** Note from Steve – above emphasis is mine; this is an incredibly important point.
Steve: Sometimes I feel boxed in by the notion that I have to follow objective rules like tracking progress, tracking volume, choosing the proper order of exercises, etc. Sometimes I just want to do whatever I feel like. It can be liberating. But am I wasting my time when I decide, for example, that today I just want to do as many push-ups as I can? Is this hindering my progress?
Kyle: Not at all. I take a different view on this than most coaches. I believe in a principle- based approach to training, and as long as your training is consistently based on effective principles, it will be effective. As long as you are pursuing perfect form, training hard, accumulating enough weekly volume, moving through a full range of motion, avoiding exercises that are injurious, and training consistently for a long time, you will inevitably make progress over the long term. Changing up the expression and implementation of these principles every now and again is inconsequential. After all, one man’s program hopping is another man’s periodization. The thing that really matters is that 5 years from now, you have 5 more years of good training under your belt.
Steve: It’s a common belief among calisthenics people that one can build strength and muscle in the upper body with body-weight only, but for legs you must use weights. Do you think this is true? You seem to do a lot of very high rep sets of body-weight squats, even a set of over 500 as I recall! Does this approach have a muscle building effect or is this mainly giving you conditioning?
Kyle: Most people can develop a good amount of leg size and strength from calisthenics alone, but I’m not convinced that it is the optimal training method for reaching your genetic potential for leg size. If you want to stand on the Olympia stage, barbells, dumbbells, and even machines, are likely necessary. However, most of us are not actually pursuing this level of size, as it doesn’t meet our athletic, health, or our aesthetic goals. If you want a pair of incredibly fatigue resistant, generally strong and athletic legs that also look great, calisthenics is definitely a viable approach.
I approach high rep sets with the intention of building conditioning, work capacity, and fatigue resistance. From our mechanistic understanding of muscle growth, these high rep sets are generally not regarded to be as effective in terms of their ability to stimulate growth past a certain point (everything stimulates growth to a point, even walking), simply because they don’t approach muscular failure and therefore don’t recruit and train all of the available muscle fibers. However, I don’t think we should ignore the anecdotes that suggest that they might actually have the potential to produce meaningful hypertrophy. I have read several interviews with bodybuilders using very high rep sets and reporting excellent growth. I’ve also read historical accounts of Indian wrestlers, written by Western physical culturists, who note the incredible quad development of these athletes, who happen to be known for doing thousands of reps of body weight squats per day. In this same vein, I’ve also seen a client’s legs improve dramatically from taking up road cycling, despite being well trained in weighted squats and deadlifts. It’s possible that these anecdotes are misattributing the hypertrophy to the high rep training, but assuming they are accurate, it could be that A) Perhaps some people have a genetic predisposition for hypertrophy from this type of training B) something else is going on, like motor unit cycling, which allows a higher amount of total fibers to experience sufficient tension to stimulate growth, C) maybe the growth is largely due to increases in non-contractile components of muscle D) something else entirely. Personally, it is hard for me to attribute my leg growth to any single training protocol, simply because I tend to do a ton with my legs.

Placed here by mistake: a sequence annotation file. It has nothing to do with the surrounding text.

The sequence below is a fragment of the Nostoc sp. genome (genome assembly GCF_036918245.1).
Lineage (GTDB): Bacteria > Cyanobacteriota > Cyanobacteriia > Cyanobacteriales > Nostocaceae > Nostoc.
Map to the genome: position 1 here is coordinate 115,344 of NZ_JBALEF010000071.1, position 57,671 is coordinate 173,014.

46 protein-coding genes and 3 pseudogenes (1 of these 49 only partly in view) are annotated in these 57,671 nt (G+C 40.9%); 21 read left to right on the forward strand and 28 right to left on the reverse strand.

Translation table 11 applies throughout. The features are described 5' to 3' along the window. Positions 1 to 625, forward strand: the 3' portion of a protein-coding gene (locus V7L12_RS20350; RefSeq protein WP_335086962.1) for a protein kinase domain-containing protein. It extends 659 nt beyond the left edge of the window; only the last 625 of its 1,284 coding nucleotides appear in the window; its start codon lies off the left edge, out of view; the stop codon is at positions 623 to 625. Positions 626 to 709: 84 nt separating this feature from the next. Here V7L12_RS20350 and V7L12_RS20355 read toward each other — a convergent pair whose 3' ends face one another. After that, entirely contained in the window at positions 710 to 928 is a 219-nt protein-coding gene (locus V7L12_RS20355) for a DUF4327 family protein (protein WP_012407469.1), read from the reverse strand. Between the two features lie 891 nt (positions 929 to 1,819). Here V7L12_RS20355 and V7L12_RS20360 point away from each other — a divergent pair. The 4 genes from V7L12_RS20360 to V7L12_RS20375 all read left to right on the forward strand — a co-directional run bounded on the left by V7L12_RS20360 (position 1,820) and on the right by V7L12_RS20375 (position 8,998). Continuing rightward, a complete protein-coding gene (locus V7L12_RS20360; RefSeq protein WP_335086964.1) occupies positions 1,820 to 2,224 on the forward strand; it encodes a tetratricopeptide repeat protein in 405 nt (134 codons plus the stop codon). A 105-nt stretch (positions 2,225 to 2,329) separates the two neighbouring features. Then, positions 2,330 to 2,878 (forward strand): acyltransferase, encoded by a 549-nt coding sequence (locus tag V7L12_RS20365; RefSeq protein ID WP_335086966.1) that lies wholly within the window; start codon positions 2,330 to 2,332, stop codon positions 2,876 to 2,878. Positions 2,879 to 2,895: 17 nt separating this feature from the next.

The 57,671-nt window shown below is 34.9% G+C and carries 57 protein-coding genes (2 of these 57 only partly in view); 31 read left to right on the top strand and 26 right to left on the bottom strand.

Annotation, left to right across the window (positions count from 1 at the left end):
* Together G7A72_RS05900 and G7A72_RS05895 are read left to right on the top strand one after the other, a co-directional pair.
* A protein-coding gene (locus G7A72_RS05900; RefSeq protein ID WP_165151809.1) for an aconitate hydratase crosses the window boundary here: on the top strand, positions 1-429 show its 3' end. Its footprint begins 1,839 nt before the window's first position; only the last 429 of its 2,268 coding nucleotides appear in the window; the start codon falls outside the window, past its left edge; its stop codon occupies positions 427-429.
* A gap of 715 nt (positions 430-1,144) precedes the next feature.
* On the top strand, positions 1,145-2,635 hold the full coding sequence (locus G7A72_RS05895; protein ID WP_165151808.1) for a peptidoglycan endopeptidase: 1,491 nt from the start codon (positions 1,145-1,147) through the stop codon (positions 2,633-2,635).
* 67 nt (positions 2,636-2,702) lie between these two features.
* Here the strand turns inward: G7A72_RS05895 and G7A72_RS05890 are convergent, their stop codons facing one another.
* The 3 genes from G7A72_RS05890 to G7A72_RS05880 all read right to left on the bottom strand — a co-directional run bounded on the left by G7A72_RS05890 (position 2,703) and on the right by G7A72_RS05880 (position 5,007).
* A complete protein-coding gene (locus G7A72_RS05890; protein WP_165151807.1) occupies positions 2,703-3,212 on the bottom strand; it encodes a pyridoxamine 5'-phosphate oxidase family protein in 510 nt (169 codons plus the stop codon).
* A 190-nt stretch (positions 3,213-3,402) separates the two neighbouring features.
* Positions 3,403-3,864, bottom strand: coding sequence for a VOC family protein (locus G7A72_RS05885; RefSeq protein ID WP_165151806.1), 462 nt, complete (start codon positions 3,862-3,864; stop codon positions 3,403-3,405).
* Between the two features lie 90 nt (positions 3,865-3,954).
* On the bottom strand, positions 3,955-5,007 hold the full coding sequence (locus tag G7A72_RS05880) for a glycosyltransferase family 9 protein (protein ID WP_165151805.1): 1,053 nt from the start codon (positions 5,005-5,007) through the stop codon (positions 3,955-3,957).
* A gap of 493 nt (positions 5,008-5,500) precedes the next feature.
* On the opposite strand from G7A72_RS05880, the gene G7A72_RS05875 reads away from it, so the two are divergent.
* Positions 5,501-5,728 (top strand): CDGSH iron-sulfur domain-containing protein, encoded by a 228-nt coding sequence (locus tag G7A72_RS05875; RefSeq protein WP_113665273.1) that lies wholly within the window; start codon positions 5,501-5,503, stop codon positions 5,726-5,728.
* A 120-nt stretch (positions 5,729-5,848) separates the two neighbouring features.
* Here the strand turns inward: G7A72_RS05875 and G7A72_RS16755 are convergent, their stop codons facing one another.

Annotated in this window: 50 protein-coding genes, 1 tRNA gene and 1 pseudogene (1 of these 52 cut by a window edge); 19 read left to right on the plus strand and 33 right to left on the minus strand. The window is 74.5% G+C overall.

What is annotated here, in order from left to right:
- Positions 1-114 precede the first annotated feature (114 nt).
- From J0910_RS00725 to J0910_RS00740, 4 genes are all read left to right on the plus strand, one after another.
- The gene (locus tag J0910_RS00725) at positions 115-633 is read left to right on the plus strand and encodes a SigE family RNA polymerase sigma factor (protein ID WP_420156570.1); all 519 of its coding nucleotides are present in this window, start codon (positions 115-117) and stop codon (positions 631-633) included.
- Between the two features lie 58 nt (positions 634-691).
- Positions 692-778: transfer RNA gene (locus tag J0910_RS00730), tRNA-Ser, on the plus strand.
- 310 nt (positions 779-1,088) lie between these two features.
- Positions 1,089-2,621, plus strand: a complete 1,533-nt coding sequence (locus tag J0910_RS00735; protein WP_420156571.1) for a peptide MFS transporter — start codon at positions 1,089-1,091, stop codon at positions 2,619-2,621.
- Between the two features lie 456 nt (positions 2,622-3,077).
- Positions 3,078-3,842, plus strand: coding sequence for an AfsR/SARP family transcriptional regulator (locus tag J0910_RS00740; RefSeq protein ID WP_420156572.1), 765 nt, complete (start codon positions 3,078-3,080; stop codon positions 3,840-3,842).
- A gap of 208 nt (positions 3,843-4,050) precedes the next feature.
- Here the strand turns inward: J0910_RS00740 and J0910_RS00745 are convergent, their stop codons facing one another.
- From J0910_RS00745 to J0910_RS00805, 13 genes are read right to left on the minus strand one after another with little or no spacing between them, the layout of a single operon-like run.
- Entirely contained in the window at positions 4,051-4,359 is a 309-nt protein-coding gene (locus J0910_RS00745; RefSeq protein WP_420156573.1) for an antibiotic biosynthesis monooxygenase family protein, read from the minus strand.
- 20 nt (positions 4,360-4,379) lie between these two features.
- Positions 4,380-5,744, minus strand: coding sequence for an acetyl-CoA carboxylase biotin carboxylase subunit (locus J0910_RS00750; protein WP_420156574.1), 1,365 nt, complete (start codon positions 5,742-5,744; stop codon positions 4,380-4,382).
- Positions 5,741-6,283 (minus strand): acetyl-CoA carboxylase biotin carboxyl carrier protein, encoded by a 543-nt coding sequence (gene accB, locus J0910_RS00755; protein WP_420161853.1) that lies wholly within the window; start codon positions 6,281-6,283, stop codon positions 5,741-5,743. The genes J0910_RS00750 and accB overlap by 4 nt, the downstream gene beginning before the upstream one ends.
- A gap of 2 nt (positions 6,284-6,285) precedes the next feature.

Steve: Any advice for those of us in our 40’s, 50’s and above (or anyone else) for avoiding chronic pain and injury?
Kyle: For those of us who are a little older, I think the principles are the same, but adherence to those principles becomes more critical. Your best bet for training as you get older is to manage fatigue properly by not training too close to failure too often, making sure technique is perfect, keeping weekly volume at a recoverable level (which will be lower), and selecting exercises that you tolerate well. The goal is to keep training for as long as possible, and as you get older, this requires you to be more conservative.
Steve: In terms of diet, I find the notion of tracking calories or restricting a macro-nutrient or food group more stressful than the 15 pounds of belly fat that I need to lose. And yet, diet has a whole lot to do with physique goals and performance, particularly as we get older. But on the flip side, feeling like you constantly have to be restricting yourself is no way to live. Do you have any basic diet and nutrition guidelines, particularly in terms of fat loss, that would be approachable and wouldn’t have us weighing food and strictly timing our meals or entering them into My Fitness Pal?
Kyle: Let me first say that nutritional requirements vary significantly between individuals, as determined by genetics, activity levels, disease risk, body composition, athletic goals, metabolic health, stage of life, and preferences. Nutrition is incredibly complicated, so I prefer to look at nutrition through broad principles, much in the asme way I look at training. I think for most people looking to optimize health and body composition, they should start with some basics, such as eating real, unprocessed, nutrient dense foods, consuming enough protein to support and preserve lean mass and body composition goals, develop some sort of intentional habit to build mindfulness around calorie consumption. Strategies like avoiding habitual snacking or utilizing time restricted feeding can bring more attention to what we actually eat, and sometimes this is all we need to do to keep our energy intake in check. However, the needs of each individual are different, so from these broad principles, each person will need to individualize their nutrition to meet their health and fitness needs.
Steve: Lastly, how do we find you? Social media, web site, email address?